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Creating magic for a Gladiator Shoot!

For more than 20 years, hype videos were at the center of my creative video production experience at the OSU athletic department. These videos are built and designed to excite the crowd, bring energy to the stadium and/or arena, and pump up the athletes preparing to compete. The small staff I guided created content for all 36 teams, and over the years, we kept refining that process until it was dialed in for maximum efficiency.

The Setup

It takes time to create content for 36 teams, with 1000+ athletes. In the age of NIL, we needed to help those athletes with their own brand as well.

Each year, the look might change, but the end goal is to create something exciting for the viewer and the athletes.

Location, Lighting and More

The location can be a gym, a locker room, an old warehouse or factory, or a set in a studio. I look for unique places with personality and depth to create texture and shapes to bounce light off of in the background. Some of the best shoots are in random backstage areas at arenas, and we just grab various objects to set up in the background.

Lights can be used as features and they help to create a dynamic look to the images and video. With the advent of LED technology, you can have lights in a number of shapes and colors, and they can easily be changed to match situation. I love tube lights because they can also run on battery power, which makes it easy to move them around and adjust on the fly. You can use them as features in the background, or they can work as fill and rim lights.

Other fun elements are TVs, projectors, fog, lasers, and almost anything else you can think of. TVs can have pre-programmed looping animations with a team logo. You could have 1 or two LED TVs, or you could even use several old vacuum tube box sets to create a wall of TVs and get a nostalgic look.

Fog is always a nice touch, but in some locations, they set off the fire alarms. Lasers give that futuristic look. Projectors can work like LED screens, or add another layer if imagery is projected directly onto the subject.

Getting the Shots

Once the set is ready, now it is time to get the shots you need. I like to have 2 different cameras on site. The first camera is for shooting still images. I like my Canon 5D Mark III for the still images.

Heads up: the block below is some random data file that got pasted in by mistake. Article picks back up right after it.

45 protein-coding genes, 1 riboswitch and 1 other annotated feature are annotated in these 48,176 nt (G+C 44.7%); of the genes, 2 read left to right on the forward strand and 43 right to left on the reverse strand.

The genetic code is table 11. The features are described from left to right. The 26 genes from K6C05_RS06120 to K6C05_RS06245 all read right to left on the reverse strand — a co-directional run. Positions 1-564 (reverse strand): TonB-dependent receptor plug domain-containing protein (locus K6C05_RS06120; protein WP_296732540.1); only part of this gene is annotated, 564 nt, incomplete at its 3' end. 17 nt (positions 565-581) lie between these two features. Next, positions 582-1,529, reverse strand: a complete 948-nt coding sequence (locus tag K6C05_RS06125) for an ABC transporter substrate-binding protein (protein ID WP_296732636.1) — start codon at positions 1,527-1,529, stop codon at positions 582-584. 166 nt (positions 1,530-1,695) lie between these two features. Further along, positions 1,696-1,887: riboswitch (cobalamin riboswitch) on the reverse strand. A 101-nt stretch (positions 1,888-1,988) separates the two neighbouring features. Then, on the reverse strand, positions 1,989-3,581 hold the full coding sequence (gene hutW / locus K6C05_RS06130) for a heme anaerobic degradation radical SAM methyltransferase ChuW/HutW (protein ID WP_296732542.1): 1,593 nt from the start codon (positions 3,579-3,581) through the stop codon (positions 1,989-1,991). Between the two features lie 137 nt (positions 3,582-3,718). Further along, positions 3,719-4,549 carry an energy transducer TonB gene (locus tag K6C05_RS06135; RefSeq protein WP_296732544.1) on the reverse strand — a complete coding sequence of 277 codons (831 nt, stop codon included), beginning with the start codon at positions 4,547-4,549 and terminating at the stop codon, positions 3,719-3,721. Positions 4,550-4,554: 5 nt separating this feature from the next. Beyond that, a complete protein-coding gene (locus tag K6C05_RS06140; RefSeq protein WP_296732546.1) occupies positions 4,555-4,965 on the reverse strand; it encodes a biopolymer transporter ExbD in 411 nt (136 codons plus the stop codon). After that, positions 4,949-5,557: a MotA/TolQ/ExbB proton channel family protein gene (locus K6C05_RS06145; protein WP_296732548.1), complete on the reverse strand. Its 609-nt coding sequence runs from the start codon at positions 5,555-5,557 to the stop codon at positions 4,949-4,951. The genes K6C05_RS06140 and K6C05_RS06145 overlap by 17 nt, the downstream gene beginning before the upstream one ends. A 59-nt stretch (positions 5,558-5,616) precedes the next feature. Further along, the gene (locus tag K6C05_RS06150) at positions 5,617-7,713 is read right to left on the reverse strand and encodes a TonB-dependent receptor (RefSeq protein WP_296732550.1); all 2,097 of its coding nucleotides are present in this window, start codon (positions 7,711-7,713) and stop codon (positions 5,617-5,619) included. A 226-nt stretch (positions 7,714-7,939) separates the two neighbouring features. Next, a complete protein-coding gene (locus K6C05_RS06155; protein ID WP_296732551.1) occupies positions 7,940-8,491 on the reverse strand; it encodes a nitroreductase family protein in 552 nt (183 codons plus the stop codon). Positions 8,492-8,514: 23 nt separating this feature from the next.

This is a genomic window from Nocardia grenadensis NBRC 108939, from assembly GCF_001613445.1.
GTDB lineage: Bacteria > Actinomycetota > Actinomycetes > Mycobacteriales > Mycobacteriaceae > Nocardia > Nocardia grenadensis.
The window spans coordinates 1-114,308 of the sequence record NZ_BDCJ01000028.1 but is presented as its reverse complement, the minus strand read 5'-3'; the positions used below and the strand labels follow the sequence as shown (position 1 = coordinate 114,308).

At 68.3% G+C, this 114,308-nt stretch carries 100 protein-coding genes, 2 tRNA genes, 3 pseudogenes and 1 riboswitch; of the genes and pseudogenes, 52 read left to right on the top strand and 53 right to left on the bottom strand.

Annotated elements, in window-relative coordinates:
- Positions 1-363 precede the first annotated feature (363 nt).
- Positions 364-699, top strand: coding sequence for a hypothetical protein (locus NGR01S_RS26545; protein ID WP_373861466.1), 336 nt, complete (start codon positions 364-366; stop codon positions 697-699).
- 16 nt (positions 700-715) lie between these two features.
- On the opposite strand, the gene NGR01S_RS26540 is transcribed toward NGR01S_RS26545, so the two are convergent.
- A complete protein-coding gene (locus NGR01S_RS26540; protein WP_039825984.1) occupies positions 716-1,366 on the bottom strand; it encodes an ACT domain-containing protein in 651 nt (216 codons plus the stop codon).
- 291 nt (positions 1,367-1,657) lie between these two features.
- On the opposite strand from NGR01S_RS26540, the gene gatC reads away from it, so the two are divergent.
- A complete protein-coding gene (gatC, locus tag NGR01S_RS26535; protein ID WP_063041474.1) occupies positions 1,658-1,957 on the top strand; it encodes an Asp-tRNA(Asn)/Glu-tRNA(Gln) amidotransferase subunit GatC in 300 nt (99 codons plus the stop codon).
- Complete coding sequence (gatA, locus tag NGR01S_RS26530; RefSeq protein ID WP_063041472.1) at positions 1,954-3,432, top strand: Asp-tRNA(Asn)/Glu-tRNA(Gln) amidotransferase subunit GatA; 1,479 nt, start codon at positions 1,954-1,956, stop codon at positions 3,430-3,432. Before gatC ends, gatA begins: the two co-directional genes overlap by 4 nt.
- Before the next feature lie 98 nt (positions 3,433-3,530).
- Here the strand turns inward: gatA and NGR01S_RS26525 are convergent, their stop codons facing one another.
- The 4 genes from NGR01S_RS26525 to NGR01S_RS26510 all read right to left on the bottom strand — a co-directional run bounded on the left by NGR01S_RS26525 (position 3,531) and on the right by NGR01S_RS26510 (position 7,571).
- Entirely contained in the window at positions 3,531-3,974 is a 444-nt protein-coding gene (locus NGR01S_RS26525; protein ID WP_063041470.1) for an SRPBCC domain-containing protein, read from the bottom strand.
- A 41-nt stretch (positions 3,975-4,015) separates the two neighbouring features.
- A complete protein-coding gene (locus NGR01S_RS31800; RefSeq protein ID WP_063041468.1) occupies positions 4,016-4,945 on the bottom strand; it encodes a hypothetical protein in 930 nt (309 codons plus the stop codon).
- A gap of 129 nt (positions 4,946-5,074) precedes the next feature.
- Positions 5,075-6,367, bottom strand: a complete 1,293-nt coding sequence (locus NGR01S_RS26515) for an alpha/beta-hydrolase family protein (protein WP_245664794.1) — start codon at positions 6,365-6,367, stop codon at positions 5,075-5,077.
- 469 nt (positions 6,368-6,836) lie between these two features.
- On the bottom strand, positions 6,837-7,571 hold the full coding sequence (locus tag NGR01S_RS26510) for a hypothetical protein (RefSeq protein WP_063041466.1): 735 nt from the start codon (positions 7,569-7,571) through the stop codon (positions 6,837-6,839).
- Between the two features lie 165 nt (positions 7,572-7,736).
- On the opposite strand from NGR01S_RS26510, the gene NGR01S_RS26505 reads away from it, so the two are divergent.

The second camera is lighter and operated on a gimbal, which allows you to get those smooth action shots. I look for a camera that can shoot 4K and/or a high frame rate. This allows for nice time shifts in the editing process. I usually gravitate towards the Sony A7S III for this reason.

For lenses, I look for something that gives me a nice depth of field, so I can direct the focus of the viewer by what is in focus or out of focus. I love getting really close on the uniform and having a really tight depth of field allowing me to rack the focus across a logo patch, or the piping. You can actually see threads coming in and out of focus, which is a lot of fun.

It’s fun to play with the focus on the details.
Notice how tight the depth of field is.

Directing the Action

Now we are all set up and ready to go, but how do you get the subject to pose for you? I have some tricks that I have picked up over the years to assist.

Music helps relax the athletes or subjects. I generally set up a bluetooth speaker so they can play whatever music they prefer. Most teams turn on a spotify channel and we just let it play nice and loud throughout the shoot. We generally don’t record audio for these, but if we need to, we just mute the speaker and then unmute when we are done with any audio recording.

I use gaff tape guides on the floor to mark positions for the athletes so they know where to stand. This footprint mat comes in handy when the feet aren’t going to be in frame. I ask them to stand on the stripes, or the polka dots, and they know exactly how to place their feet and angle their body.

Footsteps on a floor mat help pose the athletes.
Pose boards give examples of dynamic poses.
I have several pose boards with props that relate to the sport I’m shooting.

Pose boards are a great way to show what you are looking for. I generally let the athletes look at the boards and pick out their favorite poses. It also helps move things along as you just move through the examples on the boards. It also sparks ideas during the shoot to create a variety of action shots.


The finished product is fun to edit together. I generally use fast paced music with lots of interesting rhythms.

The footage can be used on its own or mixed with game footage. In a few minutes, you can capture enough footage for each athlete to have their own 10-15 second reel for social media. It looks good horizontal, vertical, or square!

The photos can be used for promotion through social media as well. You can make nice gameday graphics, create spots for various uniforms to show what your team is wearing for the upcoming game, or pair with an awesome game clip to promote an athlete who made an incredible play.

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